Monday, November 15, 2010

Natty Greene 200K Permanent

Three peaks (l-r): Hanging Rock, Sauratown Mountain, Pilot Mountain, taken at Mile 48.

Joel, JoeRay and I picked the ideal day to ride a 200K. Temps at our 7:01 start were at the freezing mark but climbed to the mid 60s by the afternoon, with plenty of sun and a very light trailing wind that gave us a gentle push from Sweet Virginia back home to Carolina.

The ride was the final check of the permanent route that will be used for next weekend's annual NC Randonneur party in Greensboro. It's largely the same as the route Tony G put together last year, with some slight variations out of town and back in. One note: the route is actually 211K (132 miles) so set your mental odometer accordingly.

The route out of Greensboro was very quiet at 7 a.m. We encountered one "oops" immediately -- a newly closed road, as we cut over from Elm to Church Street. There are other connecting streets between the two.

The first 64 miles of the Natty Greene route are gentle. You'll find a few hills and many flat sections as you angle north toward Virginia. Traffic is light for the most part, and long sections on three-digit roads make for easy navigation.

At mile 48, you'll get your first good look at the triple peaks of Hanging Rock, Sauratown Mountain and Pilot Mountain. Thankfully, the course skirts those climbs. You'll have various views of the peaks for the next 40 miles.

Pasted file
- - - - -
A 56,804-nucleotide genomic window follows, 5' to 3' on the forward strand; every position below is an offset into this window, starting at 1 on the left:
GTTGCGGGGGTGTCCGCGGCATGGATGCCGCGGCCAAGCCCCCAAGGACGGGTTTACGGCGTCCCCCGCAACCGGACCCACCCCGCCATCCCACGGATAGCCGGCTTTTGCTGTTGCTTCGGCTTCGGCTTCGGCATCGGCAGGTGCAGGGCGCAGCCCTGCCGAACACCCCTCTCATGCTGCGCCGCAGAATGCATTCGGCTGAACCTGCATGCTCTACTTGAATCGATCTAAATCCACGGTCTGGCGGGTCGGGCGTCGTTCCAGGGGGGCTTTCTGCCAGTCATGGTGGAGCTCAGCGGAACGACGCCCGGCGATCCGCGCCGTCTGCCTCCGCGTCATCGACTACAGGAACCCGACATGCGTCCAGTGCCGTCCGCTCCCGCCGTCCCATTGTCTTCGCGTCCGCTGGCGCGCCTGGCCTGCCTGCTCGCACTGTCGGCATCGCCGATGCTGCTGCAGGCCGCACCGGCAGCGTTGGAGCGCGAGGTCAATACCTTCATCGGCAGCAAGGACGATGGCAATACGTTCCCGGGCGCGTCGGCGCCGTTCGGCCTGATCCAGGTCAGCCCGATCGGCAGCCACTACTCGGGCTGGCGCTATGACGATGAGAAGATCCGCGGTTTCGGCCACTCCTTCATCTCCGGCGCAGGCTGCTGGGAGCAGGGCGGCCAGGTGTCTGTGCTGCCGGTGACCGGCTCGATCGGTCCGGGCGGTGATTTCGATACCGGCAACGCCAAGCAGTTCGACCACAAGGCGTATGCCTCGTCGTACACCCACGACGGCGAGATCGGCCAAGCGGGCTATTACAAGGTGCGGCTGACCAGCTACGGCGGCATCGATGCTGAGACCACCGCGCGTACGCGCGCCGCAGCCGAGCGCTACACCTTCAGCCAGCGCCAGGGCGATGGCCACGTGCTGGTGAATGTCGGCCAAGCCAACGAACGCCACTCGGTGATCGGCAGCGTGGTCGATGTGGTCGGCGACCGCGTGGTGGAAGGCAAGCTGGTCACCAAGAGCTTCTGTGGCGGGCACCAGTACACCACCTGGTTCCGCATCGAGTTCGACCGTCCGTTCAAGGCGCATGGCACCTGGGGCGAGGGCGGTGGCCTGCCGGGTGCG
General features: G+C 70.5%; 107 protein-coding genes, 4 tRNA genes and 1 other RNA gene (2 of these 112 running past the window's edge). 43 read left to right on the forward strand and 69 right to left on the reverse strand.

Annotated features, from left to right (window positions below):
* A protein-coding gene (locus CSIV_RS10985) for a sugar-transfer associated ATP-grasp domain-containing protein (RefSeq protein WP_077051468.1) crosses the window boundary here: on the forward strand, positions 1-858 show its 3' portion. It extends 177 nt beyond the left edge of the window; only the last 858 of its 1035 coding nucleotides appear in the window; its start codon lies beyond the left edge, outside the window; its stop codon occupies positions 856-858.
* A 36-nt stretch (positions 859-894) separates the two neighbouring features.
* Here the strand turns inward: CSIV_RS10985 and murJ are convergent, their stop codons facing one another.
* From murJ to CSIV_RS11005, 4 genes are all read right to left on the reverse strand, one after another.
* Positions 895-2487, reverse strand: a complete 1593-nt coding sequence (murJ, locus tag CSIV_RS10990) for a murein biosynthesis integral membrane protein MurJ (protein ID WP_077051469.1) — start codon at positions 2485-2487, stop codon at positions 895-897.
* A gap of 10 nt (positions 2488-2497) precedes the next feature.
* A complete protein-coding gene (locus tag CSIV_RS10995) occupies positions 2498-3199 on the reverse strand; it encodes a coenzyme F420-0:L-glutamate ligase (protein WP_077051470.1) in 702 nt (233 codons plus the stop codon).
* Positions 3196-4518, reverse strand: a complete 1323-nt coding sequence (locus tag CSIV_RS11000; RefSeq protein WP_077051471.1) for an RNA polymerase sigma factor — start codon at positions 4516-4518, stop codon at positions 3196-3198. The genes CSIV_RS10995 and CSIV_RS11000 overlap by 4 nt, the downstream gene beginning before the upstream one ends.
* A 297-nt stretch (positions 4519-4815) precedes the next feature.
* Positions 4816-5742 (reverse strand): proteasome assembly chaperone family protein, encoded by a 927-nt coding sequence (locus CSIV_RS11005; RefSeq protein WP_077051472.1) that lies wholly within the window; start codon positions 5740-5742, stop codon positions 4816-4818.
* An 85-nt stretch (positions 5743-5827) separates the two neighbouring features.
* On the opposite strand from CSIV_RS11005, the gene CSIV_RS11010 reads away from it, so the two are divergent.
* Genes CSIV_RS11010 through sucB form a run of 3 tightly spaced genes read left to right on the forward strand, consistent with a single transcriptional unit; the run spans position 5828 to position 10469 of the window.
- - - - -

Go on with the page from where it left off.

The route crosses into Virginia and hits a control at mile 64 in Dry Pond. Once past that control, expect a very different course -- a much hillier one -- for the next 30 miles or so. You'll have four crossings of the Dan River, and every bridge brings a climb out of a hole to another ridge top, with plenty of rolling hills in between. The roads are quiet from Dry Pond to the 85-mile control in Danbury, which is a pleasant stop at the General Store, with rocking chairs out front.

Rocking chairs at Danbury General Store....
It was somewhere after the Danbury control that we hit the steepest downhill of the day, a short descent that maxed out at 46 mph. Fun!

The Natty Greene course is a lollipop shape, and just north of Summerfield you'll rejoin the stick portion of the route, heading south on the same roads that took you out of town. Traffic picks up as you near Greensboro on Lake Brandt Road, but the final roads into town usually had a shoulder or were four lanes, allowing any car traffic to pass.

The run into downtown is through an old section of the city and has a neighborhood feel before the finish at Natty Greenes, a pub and restaurant on Elm Street. The party is being held there, in a loft room on the top floor.

Next Saturday's forecast calls for lots of sun with a high of 65. Should be a perfect day for a bike ride. Please join us. One note: it took us 10 hours to finish the course, with an average ride time of around 16 mph. The sun was setting as we got into town. Given the hills in the middle section of the course, and the course's length and finish in an urban area, lights and reflective gear will be needed, especially if you expect to finish after 5 p.m.

1 comment:

bullcitybiker said...

Mike- beautiful shot of the hills and great report on the route. Thanks for sharing